According to Dutch law, the purchase of real estate is bound by legal formalities.

Sales contract  

The purchase of a house or an apartment must be laid down in a contract to be legally valid. A verbal offer is not binding. Therefore, it is important that agreements regarding the purchase of a house or an apartment are drawn up in a contract as precisely as possible. A notary can assist you with this.  

Cooling off period  

When you have bought a property, you are given three days during which you are allowed to reconsider your purchase. This period of reflection starts the day after you receive the purchase contract which has been signed by both parties: the buyer and the seller. The cooling off period is meant to prevent one from making a rash or ill-considered decision which could bring about significant financial consequences.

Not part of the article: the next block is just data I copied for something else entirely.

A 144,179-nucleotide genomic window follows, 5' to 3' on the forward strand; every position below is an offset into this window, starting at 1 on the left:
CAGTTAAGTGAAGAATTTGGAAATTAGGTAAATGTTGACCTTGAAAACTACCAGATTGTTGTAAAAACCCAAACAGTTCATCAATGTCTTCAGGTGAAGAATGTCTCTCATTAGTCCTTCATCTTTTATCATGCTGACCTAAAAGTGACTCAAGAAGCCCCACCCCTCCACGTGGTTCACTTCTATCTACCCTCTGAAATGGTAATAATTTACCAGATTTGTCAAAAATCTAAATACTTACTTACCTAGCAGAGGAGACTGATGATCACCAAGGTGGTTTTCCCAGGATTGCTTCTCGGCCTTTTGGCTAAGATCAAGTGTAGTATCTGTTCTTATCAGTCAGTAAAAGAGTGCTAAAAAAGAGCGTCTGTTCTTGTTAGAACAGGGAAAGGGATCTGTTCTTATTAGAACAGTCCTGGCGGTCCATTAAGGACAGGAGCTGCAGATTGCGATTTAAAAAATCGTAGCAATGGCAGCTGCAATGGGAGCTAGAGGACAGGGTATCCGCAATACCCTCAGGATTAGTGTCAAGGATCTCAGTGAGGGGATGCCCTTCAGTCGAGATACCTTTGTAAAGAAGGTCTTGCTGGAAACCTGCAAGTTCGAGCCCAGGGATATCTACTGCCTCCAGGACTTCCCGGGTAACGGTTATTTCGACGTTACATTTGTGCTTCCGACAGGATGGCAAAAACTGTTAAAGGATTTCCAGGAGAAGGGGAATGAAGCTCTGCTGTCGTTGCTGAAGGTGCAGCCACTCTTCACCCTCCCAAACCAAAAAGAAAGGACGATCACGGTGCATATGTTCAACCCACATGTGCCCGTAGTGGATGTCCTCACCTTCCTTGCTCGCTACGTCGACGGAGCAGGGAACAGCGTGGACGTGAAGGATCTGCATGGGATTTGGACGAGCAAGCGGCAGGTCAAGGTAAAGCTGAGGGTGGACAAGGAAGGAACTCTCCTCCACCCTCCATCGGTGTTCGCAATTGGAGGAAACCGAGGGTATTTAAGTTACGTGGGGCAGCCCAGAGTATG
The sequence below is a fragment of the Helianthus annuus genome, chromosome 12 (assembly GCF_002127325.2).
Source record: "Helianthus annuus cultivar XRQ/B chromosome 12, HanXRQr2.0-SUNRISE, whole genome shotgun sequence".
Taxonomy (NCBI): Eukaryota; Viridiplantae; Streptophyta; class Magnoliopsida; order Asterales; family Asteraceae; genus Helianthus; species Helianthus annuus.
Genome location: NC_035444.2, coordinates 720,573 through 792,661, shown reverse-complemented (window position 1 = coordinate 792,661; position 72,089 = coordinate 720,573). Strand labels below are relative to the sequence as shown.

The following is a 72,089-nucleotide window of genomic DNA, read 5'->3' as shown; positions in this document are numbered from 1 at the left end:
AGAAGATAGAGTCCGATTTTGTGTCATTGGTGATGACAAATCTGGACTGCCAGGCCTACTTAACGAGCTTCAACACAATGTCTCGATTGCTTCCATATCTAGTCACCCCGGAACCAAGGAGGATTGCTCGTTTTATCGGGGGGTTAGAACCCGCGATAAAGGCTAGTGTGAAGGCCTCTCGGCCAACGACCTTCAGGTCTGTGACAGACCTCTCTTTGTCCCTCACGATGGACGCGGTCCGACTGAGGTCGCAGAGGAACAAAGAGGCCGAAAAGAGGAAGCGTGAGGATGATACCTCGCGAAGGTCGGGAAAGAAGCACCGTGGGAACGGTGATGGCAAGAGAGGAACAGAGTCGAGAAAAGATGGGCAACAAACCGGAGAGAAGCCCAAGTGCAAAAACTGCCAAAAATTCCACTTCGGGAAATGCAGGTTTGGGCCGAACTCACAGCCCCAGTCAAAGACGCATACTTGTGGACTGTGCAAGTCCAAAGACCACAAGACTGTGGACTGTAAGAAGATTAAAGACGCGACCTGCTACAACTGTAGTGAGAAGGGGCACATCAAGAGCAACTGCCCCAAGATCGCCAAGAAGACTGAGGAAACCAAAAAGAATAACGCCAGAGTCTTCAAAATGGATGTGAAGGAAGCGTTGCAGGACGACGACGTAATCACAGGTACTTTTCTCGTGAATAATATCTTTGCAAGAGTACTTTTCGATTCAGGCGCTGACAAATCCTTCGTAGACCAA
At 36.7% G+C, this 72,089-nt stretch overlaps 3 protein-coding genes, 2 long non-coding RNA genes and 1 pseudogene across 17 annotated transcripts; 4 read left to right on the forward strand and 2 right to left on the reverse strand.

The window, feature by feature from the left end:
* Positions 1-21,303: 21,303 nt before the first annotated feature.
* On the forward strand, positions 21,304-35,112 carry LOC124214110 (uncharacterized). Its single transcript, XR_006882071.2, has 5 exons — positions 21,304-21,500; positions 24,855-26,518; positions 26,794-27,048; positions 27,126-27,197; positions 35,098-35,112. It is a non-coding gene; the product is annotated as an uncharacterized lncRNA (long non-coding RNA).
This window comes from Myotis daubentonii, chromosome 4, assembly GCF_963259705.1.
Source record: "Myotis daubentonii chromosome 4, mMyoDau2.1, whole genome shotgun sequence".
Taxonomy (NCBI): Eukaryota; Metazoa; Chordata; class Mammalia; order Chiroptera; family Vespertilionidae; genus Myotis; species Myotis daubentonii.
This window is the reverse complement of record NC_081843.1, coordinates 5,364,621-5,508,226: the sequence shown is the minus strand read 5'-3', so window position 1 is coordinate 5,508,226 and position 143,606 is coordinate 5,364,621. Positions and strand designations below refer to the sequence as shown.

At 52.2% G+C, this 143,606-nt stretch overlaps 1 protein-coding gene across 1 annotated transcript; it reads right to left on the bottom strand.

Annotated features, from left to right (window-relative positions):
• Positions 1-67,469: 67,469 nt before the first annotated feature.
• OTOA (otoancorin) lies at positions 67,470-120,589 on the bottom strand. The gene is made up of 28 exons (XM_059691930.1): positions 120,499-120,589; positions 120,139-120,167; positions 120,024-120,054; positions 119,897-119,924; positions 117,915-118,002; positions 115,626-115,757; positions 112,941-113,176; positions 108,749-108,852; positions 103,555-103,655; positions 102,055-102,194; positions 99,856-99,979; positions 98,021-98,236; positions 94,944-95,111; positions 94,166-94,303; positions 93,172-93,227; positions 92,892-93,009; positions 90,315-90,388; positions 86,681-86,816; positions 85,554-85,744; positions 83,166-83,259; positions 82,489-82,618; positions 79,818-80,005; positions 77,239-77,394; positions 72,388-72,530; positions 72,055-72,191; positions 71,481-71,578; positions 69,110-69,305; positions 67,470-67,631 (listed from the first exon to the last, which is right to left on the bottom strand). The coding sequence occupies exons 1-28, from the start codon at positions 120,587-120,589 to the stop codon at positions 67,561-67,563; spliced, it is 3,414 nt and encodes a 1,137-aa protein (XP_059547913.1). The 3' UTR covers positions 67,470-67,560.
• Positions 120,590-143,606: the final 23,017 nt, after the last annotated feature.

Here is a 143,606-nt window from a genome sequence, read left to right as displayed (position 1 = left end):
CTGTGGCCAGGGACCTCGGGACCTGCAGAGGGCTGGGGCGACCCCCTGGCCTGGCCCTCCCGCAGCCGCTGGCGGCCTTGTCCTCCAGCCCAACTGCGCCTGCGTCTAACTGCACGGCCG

Buying an apartment  

Different rules apply when buying an apartment. When an apartment is purchased, one comes to own a specific part of the total object or apartment building. You can contact the association of owners (VVE) to learn about your rights and responsibilities as an apartment owner and the use of common facilities (for example: elevator, stairs and garden). Therefore, it is important to know if an organised (and active) association of owners exists for your apartment building.  

Hidden defects  

As a buyer, you may expect the property which you have purchased to contain all the aspects required for normal use. Unfortunately, hidden defects could appear after moving into a house or apartment. Dutch law protects the buyer against certain instances of hidden defects.  

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